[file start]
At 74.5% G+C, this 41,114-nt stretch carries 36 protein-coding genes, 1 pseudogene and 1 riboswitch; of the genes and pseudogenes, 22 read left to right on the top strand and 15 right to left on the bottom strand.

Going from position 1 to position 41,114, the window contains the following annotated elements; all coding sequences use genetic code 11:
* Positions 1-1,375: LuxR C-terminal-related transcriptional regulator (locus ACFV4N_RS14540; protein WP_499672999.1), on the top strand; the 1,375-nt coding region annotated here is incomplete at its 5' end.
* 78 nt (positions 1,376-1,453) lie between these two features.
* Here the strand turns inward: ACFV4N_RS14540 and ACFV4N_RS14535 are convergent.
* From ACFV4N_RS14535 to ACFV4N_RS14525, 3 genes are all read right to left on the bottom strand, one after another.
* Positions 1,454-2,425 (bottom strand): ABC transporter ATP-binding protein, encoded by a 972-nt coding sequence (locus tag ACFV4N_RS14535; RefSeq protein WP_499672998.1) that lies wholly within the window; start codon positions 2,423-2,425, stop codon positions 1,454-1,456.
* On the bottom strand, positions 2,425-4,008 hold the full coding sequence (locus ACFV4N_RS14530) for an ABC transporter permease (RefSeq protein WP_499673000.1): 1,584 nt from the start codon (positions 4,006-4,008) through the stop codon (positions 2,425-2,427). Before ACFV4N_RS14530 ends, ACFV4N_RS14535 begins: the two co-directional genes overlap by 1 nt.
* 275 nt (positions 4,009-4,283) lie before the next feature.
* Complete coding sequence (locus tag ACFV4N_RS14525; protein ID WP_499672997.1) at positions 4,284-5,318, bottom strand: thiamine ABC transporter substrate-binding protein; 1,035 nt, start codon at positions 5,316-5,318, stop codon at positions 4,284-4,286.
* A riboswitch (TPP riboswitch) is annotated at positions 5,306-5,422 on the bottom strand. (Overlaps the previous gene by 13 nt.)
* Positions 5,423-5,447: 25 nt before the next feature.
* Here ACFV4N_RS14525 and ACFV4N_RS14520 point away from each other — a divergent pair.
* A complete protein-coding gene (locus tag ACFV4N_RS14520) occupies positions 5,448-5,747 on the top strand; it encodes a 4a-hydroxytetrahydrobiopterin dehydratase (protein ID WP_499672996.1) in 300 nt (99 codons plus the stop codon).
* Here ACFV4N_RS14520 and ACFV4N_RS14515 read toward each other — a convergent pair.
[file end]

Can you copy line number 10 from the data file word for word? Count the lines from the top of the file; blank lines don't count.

* Complete coding sequence (locus tag ACFV4N_RS14525; protein ID WP_499672997.1) at positions 4,284-5,318, bottom strand: thiamine ABC transporter substrate-binding protein; 1,035 nt, start codon at positions 5,316-5,318, stop codon at positions 4,284-4,286.